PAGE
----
While the whole +1 dynamic of various sites can be banal, I've also found it occasionally useful.
A very small handful of posts of mine have not so much lit-up a groundswell as caught a ride on one. Often ones I've kicked out without a whole lot of thought.
Aside: it also makes the metaphor of "surfing the Web" a two-way street. Yes, readers do that, but so do writers, and finding something that does take off is ... distinctly interesting.
At reddit, what Adam Smith had to say about wages and labor in 1776, WalMart's transfer of taxpayer wealth to cover for its underpayment of its workforce, and an observation on how Pope Francis's call for wealth redistribution compare with earlier popes. I turned each of these into a proper post.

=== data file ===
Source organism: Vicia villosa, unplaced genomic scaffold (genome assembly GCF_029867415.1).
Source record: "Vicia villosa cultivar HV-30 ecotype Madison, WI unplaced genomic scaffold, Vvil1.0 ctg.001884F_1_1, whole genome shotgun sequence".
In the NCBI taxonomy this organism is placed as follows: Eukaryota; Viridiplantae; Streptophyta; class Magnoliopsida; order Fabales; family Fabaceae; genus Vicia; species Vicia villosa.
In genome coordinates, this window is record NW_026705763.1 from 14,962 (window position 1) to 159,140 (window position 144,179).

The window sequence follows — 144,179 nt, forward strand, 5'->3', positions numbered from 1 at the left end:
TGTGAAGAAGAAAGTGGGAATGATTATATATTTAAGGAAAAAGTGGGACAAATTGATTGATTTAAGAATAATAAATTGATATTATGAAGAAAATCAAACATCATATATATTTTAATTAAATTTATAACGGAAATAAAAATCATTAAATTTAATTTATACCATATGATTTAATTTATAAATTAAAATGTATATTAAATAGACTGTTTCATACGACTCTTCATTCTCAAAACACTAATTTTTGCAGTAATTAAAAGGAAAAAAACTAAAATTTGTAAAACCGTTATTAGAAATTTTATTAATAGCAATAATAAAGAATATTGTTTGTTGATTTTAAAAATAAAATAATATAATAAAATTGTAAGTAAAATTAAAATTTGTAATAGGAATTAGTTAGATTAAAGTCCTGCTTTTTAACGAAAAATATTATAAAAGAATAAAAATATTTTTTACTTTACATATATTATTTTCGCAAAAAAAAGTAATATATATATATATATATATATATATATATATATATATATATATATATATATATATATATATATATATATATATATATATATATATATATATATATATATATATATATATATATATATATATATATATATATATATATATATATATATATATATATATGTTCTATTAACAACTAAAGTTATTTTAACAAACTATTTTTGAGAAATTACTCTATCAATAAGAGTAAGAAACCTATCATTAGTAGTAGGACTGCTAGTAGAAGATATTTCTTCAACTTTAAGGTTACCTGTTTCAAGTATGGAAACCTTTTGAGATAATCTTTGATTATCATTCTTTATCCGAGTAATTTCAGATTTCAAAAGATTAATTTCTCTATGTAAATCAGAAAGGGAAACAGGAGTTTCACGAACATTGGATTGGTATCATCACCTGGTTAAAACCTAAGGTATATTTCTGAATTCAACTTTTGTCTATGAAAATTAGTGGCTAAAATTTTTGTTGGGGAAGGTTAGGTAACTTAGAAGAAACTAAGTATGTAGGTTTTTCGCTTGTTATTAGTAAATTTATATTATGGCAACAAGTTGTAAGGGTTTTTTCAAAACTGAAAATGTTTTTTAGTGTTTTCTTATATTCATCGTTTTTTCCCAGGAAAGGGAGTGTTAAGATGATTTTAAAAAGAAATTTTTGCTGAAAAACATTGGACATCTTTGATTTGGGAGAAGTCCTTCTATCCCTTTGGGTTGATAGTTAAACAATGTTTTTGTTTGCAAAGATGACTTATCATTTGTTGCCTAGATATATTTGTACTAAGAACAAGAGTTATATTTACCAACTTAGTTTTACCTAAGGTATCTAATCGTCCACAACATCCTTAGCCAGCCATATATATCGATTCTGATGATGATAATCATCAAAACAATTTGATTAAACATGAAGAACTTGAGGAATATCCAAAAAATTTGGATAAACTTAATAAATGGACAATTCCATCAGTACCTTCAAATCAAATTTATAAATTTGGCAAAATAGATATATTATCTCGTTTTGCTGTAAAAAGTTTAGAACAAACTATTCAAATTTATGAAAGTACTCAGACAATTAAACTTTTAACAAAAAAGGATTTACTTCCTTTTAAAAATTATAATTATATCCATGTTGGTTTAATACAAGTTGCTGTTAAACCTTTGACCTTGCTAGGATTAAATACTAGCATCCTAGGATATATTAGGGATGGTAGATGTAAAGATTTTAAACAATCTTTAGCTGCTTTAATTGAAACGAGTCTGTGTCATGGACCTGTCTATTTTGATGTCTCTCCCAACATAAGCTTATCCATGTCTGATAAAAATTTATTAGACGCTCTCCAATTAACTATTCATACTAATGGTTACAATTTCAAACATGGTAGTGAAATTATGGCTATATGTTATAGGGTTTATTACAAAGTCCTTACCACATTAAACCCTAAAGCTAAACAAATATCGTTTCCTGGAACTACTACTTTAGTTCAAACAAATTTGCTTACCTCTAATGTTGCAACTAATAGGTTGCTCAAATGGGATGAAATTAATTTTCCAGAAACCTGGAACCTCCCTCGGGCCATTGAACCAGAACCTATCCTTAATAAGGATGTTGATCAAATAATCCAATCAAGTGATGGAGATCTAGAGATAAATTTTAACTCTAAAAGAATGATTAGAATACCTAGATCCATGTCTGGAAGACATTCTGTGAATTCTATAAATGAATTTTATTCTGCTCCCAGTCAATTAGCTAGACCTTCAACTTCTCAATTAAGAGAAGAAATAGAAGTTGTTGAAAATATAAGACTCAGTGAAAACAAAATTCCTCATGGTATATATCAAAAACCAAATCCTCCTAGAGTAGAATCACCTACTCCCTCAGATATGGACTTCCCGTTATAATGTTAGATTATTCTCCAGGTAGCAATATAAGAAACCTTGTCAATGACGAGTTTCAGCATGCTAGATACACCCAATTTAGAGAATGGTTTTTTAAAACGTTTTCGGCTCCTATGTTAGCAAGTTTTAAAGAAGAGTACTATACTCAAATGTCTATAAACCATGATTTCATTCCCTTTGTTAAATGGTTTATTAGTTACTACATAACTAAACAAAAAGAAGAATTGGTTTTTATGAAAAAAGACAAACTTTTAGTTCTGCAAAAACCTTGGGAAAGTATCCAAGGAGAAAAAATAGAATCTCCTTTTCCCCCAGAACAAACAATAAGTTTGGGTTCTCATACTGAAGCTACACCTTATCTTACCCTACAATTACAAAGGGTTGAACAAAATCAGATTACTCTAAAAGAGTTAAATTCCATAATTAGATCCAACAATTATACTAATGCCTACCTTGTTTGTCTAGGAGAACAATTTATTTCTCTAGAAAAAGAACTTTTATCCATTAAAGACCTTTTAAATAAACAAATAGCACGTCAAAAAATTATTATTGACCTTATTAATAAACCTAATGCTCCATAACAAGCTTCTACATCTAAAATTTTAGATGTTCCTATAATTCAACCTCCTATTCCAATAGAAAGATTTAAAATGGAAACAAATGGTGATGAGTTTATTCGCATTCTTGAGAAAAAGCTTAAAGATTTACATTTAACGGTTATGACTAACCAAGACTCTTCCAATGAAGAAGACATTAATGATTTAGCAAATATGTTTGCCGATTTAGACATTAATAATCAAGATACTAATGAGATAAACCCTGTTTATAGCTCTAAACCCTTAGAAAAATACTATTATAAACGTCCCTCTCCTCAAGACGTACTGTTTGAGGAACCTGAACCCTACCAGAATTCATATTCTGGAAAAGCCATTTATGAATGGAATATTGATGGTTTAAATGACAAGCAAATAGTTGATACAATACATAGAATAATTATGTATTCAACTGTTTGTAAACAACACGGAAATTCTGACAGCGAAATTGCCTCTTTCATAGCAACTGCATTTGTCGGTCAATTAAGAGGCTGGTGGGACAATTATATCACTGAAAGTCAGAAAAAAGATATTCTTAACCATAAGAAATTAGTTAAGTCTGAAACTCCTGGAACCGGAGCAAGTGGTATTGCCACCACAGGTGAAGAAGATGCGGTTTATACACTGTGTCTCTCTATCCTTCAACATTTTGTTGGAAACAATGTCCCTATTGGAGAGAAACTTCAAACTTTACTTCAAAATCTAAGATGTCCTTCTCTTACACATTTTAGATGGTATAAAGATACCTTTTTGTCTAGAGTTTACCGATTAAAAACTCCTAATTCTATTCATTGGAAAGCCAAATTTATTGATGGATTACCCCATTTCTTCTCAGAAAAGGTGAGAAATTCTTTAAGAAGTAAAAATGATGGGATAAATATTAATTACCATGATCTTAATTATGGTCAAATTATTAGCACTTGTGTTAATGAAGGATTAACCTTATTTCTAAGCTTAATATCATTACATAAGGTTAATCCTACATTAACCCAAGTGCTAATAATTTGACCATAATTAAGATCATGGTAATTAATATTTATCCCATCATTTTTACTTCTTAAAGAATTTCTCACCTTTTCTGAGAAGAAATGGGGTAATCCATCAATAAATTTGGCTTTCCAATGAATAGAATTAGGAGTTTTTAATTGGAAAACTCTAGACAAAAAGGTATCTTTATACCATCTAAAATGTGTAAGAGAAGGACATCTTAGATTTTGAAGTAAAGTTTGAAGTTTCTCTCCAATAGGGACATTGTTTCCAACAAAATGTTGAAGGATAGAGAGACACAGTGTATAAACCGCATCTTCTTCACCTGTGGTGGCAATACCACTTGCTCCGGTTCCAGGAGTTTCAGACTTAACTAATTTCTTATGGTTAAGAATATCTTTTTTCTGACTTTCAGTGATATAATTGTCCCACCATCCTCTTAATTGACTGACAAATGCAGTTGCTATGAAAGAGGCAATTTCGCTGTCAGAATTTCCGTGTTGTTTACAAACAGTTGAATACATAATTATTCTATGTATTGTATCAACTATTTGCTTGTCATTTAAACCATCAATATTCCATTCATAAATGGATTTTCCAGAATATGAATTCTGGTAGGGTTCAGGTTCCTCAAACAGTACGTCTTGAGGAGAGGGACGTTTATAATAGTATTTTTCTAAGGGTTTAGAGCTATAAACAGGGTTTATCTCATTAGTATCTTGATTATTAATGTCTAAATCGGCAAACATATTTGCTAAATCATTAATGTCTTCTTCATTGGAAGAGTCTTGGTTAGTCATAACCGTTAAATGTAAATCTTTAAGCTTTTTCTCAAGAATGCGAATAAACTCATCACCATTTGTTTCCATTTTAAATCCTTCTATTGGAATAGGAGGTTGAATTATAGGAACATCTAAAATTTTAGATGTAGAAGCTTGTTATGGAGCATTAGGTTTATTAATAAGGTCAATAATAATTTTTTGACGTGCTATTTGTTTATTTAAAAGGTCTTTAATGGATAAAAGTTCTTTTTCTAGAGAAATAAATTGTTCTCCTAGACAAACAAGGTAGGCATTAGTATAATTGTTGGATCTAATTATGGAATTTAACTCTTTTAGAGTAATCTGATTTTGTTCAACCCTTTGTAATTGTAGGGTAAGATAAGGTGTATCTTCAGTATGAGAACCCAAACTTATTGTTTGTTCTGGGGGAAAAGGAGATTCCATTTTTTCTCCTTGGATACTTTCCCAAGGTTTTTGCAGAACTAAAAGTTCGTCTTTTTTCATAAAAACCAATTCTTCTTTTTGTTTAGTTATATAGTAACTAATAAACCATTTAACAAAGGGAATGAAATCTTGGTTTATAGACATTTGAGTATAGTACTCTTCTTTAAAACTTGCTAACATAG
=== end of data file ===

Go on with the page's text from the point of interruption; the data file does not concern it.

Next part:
At G+, "Dear Googles: Stop Asking", which lead to three simultaneous top stories at Hacker News, two of them directly based on my posts.
At HN, "A few bits I've noticed over 25+ years in the industry:" scored 93 upvotes, the most ever (even beating out "Unnecessary jabs at PHP are in fact part of the HTML5 draft standard." nearly fourfold).
Most recently, a throwaway comment on G+ that I figured should be its own post, "First they cavity-searched the Nobel prize winners" was struck from an early draft of Martin Niemöller's essay.".
Yes, moderation systems are hard and bad moderation systems suck. But that doesn't mean that all such systems are worthless. And some way of signalling that you are in fact on the wave rather than under it or simply in a becalmed sea can be useful. Sturgeon's Law is a bitch at Web scale.
I'm quite curious to see what Ello develops along these lines.